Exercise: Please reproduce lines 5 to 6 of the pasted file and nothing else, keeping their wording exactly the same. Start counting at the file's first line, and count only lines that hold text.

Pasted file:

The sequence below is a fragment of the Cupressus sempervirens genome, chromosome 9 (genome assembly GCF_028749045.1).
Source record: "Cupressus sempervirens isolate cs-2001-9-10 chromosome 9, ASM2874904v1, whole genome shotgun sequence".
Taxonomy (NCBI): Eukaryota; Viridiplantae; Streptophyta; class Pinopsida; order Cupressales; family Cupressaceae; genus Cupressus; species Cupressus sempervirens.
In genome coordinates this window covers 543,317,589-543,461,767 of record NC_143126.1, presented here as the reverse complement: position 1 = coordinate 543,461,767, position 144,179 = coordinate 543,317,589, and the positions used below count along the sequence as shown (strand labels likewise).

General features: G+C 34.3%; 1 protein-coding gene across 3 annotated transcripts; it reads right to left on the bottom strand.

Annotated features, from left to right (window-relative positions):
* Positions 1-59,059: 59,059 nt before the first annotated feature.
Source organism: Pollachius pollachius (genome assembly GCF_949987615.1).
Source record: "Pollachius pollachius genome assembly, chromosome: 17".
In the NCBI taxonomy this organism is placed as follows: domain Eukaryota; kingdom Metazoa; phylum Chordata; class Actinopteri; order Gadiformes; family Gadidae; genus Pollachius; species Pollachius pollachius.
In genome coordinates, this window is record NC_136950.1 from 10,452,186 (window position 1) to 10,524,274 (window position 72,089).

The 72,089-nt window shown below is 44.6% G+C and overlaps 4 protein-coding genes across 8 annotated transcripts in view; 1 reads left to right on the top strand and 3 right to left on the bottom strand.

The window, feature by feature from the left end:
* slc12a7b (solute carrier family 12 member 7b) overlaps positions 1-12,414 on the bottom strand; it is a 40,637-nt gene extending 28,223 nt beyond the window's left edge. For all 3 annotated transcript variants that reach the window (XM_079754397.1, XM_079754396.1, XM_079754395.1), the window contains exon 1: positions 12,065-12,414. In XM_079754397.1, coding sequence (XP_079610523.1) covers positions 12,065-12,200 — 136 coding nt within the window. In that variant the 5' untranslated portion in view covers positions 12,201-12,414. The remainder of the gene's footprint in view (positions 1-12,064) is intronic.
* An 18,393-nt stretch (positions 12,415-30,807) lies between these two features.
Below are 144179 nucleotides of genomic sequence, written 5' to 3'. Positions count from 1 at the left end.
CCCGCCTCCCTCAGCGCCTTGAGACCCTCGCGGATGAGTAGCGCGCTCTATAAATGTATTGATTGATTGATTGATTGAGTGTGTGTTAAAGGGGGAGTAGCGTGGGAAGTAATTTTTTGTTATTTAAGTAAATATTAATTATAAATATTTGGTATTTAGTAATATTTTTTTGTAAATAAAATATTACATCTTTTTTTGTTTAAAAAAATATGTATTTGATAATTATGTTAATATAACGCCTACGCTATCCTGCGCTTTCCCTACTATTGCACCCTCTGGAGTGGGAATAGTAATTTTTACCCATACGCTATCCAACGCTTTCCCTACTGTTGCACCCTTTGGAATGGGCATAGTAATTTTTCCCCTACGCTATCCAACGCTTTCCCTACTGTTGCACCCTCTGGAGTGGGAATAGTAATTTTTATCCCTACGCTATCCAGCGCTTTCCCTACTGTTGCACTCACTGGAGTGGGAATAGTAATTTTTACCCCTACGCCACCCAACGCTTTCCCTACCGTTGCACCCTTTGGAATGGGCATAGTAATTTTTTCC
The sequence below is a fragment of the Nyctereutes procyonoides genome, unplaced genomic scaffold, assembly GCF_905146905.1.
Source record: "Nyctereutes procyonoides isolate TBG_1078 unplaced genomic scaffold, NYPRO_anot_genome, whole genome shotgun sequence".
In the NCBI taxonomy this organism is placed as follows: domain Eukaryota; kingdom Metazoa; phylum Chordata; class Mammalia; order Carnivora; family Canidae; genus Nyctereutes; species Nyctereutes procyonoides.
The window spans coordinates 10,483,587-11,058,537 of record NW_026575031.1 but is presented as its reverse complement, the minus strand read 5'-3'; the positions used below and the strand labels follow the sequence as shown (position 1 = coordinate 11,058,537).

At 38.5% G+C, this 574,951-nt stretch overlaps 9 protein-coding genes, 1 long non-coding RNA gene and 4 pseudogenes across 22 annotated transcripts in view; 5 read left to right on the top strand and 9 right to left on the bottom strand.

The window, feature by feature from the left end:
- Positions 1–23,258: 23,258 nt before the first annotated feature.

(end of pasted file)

General features: G+C 34.3%; 1 protein-coding gene across 3 annotated transcripts; it reads right to left on the bottom strand.

Annotated features, from left to right (window-relative positions):